2017 was the year that I started to get genuinely interested in photography as a hobby. I'd been on-and-off interested for a number of years, but after my wife bought me a "learn how to use your camera" course for my birthday it finally clicked. I'd had a beginner DSLR gathering dust for 10 years, and it suddenly came alive in my hands!
However, just because I now knew how to use the thing - didn't mean that I could take any decent images with it. The standard of my record shots on holiday improved, and I was having fun - but largely was still disappointed that the results came out so flat and dull compared to what I was seeing with my own eyes, and what I knew could be achieved with a camera.
This image, of two colourful parrots, was possibly the first image that I took that made me sit up and stare at my screen. It was chalk-and-cheese to anything that I had taken previously...
It was also the first image that started to get positive comments when shared on social media, or used in online competitions - which I know shouldn't really matter, but when you are starting out it's a nice boost to your confidence.
In particular, at the time, I submitted it to Unsplash - a website dedicated to sharing images that could be used by others for free. It's a controversial concept - if you value your art, why would you give it away for free - but at the time I took the view that being both an amateur and not intending to earn money from images, that it would be interesting to see whether any of my images were considered good enough - even when free to use.
This image took off in a big way, getting over a million views and 1000 downloads in the first month or so. While under no obligation to, people who use the image are encouraged to credit the photographer, which a large number did.
I've just done a reverse image search and have found it currently being used in 138 different places - with uses ranging from promoting exotic coffee beans, to mobile phone wallpaper.
The most prestigious use appears to be the Evening Standard, with an article on 2020 travel destinations written at the end of 2019. It's under June and being used to promote travel to the Amazon Rainforest!
The thing is, it was taken in New York at the Central Park zoo ...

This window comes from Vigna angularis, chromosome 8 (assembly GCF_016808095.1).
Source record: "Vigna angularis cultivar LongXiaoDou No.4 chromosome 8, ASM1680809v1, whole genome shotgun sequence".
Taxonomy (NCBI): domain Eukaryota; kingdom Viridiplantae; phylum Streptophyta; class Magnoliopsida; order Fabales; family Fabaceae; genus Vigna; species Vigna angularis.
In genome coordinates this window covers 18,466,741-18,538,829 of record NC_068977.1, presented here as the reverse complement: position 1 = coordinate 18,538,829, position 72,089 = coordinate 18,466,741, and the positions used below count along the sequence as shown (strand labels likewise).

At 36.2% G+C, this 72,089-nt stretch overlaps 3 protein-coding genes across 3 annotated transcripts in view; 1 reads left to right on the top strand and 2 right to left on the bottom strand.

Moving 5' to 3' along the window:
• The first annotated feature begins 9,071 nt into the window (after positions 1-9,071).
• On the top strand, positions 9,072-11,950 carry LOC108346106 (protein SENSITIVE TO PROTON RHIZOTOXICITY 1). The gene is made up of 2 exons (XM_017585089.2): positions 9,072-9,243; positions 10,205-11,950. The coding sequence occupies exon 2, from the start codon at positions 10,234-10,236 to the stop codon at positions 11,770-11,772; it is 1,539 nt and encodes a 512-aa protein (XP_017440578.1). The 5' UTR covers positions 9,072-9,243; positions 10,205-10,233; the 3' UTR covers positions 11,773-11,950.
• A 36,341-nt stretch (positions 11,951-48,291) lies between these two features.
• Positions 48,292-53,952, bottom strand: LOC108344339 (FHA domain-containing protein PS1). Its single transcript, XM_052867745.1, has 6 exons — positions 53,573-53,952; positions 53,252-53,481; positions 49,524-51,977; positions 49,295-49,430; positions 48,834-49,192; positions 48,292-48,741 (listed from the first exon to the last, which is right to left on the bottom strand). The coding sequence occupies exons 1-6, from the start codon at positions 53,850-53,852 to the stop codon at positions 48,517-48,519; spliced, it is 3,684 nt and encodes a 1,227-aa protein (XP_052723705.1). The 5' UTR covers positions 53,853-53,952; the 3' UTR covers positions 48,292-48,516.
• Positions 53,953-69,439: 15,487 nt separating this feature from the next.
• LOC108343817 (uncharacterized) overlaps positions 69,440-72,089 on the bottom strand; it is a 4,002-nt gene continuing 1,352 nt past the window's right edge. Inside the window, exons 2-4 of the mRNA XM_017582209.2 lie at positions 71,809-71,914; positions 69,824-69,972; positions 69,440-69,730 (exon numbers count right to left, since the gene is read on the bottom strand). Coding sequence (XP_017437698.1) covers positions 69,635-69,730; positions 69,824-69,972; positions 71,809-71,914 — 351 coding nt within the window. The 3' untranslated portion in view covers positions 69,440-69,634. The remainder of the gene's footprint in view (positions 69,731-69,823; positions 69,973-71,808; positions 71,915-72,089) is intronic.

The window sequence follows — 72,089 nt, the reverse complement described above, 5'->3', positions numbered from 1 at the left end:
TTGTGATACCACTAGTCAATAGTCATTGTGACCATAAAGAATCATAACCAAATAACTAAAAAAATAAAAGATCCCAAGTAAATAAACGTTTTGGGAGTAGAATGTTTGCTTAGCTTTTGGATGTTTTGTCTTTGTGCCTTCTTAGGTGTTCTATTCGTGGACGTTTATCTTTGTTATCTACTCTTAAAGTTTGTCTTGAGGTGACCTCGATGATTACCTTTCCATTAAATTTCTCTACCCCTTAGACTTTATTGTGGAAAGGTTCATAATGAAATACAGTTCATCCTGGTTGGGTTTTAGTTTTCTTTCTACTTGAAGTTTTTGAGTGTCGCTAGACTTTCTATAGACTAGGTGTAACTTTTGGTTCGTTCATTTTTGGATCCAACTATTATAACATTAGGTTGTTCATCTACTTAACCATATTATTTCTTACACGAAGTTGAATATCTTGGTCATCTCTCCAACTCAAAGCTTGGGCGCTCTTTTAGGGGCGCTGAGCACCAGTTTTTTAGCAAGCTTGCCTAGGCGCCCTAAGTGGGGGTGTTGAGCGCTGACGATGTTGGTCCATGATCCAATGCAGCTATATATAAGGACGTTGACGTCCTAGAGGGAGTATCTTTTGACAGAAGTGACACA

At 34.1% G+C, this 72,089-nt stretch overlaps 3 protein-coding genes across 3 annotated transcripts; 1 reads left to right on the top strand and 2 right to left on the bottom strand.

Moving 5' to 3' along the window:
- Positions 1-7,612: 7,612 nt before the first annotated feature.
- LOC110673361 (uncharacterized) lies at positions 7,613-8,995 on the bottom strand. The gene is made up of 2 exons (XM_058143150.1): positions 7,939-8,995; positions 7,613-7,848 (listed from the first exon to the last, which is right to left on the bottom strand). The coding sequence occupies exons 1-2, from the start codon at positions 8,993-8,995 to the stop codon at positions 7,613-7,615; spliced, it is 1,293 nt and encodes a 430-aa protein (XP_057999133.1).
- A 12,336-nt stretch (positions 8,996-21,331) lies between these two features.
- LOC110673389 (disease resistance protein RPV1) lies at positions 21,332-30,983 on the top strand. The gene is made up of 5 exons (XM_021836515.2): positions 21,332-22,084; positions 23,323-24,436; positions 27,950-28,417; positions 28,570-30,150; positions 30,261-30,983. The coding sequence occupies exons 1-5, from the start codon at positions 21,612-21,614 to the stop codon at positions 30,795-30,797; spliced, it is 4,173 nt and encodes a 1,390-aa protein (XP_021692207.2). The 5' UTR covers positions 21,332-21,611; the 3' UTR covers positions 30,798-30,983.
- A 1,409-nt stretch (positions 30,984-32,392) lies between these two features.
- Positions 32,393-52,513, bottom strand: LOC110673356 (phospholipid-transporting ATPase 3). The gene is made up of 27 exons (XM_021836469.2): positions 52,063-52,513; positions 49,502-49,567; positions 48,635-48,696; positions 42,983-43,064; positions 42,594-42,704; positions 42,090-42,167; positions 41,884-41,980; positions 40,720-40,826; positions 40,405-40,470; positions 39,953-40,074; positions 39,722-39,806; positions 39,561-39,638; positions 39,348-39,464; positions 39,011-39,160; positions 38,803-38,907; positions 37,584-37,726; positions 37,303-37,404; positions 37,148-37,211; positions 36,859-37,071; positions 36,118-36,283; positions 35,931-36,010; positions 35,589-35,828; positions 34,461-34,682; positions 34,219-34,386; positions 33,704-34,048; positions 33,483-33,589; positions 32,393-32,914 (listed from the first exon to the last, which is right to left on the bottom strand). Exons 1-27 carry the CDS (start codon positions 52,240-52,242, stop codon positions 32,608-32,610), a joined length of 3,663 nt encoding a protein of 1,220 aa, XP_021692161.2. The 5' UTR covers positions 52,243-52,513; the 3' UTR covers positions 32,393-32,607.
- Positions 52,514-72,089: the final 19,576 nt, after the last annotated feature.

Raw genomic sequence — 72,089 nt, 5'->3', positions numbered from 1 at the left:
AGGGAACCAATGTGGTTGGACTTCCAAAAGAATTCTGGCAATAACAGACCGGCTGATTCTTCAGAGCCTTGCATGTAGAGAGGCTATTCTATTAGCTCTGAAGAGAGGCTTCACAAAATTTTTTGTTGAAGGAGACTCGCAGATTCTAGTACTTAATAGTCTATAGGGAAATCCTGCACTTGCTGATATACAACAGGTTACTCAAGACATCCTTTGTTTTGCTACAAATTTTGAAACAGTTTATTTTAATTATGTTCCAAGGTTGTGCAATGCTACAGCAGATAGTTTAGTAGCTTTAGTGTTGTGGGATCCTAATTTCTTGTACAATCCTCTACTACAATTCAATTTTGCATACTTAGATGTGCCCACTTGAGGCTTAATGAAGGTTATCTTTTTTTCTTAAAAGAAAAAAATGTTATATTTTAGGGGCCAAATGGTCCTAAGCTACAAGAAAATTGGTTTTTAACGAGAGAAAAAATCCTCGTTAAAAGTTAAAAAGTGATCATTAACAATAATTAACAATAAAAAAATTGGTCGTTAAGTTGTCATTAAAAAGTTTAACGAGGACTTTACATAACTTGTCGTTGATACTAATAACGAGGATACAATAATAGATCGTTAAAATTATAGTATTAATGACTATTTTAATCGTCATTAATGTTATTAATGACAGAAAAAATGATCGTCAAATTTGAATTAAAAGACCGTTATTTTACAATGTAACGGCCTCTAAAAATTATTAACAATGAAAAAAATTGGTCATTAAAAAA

Does that change your opinion of the image? I've had plenty of philosophical debates with people in the past about whether context / background matters, or whether an image stands on the image itself. That's too big of a debate to get into here - but I'm still interested if people think differently about this image now they know!
Even more than that, it was a relatively quick snapshot taken on impulse. Before I had time to really think about composition or settings, my daughter needed the bathroom and we had to run out of the bird enclosure to find one. By then we decided we were tired and it was time to leave - so we never returned. I had no idea this would be a nice image until I reviewed it later.
Clearly there was a significant amount of luck in this. More than anything, that my quick snapshot appears to have been with decent enough settings to have captured anything at all ...
Also, being a zoo, that it managed to still give the impression of being taken in a rainforest - and didn't have any signs or tags that would give it away. That background in particular, I still can't get over. It was a large enclosure, with plenty of foliage and a misty atmosphere which here gives the impression of a dreamy forest rather than showing any nets or exterior windows.
I still don't really know what it was about the situation that made the colours stand out in this way. I assume that it has to do with the lighting. Despite it being a relatively dark interior space, the diffuse lighting and mist must have lit the birds in such a way as to come across well in a photograph. I'd love to understand this better!
What I don't like about the image is that I've lost the very bottom of the tail of the bird on the right, and you can't see as much of its head as I'd like. The dead leaves on the left are also fairly unsightly. If only I'd had time to compose better, I'd like to think that I'd have improved on those elements...